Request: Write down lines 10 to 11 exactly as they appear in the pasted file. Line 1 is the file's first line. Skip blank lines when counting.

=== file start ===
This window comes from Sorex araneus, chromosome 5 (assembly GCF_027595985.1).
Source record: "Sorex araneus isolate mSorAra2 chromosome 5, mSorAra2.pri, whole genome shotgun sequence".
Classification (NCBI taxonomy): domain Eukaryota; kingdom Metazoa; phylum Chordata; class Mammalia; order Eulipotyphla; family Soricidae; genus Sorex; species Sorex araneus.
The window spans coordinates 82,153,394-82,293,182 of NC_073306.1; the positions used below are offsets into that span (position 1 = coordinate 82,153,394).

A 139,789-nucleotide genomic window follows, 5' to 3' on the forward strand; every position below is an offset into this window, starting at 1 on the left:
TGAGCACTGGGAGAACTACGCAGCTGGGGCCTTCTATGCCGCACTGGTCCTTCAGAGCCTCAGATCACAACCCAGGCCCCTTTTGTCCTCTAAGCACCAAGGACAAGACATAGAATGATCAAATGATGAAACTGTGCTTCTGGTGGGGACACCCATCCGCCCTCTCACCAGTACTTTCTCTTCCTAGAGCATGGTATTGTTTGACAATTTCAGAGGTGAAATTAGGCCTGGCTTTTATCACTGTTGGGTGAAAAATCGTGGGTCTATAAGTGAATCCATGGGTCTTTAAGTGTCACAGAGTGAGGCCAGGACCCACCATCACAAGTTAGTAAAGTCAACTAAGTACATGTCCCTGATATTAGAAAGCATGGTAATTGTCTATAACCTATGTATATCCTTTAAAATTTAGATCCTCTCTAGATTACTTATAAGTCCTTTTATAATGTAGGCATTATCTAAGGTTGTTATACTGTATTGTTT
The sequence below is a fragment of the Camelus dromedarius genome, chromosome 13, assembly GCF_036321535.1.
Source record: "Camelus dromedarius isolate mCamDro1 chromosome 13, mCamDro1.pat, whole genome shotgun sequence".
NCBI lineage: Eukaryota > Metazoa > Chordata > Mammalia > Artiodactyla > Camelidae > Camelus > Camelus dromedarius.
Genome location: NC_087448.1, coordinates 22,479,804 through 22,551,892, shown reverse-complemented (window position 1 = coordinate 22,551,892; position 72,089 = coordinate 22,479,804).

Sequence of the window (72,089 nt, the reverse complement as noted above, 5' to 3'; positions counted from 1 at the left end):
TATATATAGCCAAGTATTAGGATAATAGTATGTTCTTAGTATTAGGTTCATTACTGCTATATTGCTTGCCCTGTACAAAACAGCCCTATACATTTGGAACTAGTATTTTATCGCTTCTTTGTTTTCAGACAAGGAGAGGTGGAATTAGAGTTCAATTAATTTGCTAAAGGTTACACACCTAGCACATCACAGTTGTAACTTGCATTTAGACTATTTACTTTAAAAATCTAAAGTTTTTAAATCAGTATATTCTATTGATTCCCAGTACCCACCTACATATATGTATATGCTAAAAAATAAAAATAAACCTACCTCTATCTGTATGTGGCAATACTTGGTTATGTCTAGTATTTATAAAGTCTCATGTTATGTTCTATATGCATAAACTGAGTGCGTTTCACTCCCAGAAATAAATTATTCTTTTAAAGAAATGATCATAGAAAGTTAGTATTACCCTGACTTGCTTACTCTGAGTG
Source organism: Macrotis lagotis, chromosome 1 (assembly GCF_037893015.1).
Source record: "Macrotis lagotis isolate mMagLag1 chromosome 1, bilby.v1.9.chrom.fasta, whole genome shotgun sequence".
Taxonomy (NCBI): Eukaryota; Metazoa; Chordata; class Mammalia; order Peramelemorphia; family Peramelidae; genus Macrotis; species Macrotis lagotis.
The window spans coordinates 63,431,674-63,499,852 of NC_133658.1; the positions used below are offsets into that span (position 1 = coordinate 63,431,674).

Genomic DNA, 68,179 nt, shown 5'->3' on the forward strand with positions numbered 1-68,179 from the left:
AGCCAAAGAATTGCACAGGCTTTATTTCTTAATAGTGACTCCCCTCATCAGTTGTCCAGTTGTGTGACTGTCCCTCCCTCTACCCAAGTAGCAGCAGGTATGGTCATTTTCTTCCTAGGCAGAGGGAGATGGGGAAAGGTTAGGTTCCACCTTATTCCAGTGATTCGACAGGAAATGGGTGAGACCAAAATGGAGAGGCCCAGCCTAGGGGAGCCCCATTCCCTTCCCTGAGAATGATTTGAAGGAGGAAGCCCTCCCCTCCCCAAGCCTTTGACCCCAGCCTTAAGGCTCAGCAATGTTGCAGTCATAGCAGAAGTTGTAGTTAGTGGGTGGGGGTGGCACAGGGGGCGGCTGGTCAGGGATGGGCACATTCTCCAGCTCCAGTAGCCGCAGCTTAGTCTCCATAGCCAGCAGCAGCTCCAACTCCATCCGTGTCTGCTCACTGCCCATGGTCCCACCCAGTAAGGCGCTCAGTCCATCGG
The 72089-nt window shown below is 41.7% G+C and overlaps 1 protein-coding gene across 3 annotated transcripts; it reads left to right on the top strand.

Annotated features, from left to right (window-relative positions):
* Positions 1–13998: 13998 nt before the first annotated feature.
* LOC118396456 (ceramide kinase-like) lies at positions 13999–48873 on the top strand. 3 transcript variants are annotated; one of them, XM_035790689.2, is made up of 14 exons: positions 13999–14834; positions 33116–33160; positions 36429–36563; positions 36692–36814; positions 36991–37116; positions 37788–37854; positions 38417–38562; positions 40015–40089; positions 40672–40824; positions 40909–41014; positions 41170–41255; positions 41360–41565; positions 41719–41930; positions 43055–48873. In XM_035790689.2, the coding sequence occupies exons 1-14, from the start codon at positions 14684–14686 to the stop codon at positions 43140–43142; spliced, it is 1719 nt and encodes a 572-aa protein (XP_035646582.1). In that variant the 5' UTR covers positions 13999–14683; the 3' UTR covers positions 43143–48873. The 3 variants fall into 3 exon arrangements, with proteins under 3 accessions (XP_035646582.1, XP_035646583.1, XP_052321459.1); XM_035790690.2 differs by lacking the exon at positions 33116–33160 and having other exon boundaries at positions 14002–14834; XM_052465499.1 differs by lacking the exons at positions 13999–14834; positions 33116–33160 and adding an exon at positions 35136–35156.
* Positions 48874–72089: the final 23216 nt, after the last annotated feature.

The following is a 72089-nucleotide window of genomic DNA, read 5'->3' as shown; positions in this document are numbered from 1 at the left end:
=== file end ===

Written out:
Genome location: NC_087448.1, coordinates 22,479,804 through 22,551,892, shown reverse-complemented (window position 1 = coordinate 22,551,892; position 72,089 = coordinate 22,479,804).

Sequence of the window (72,089 nt, the reverse complement as noted above, 5' to 3'; positions counted from 1 at the left end):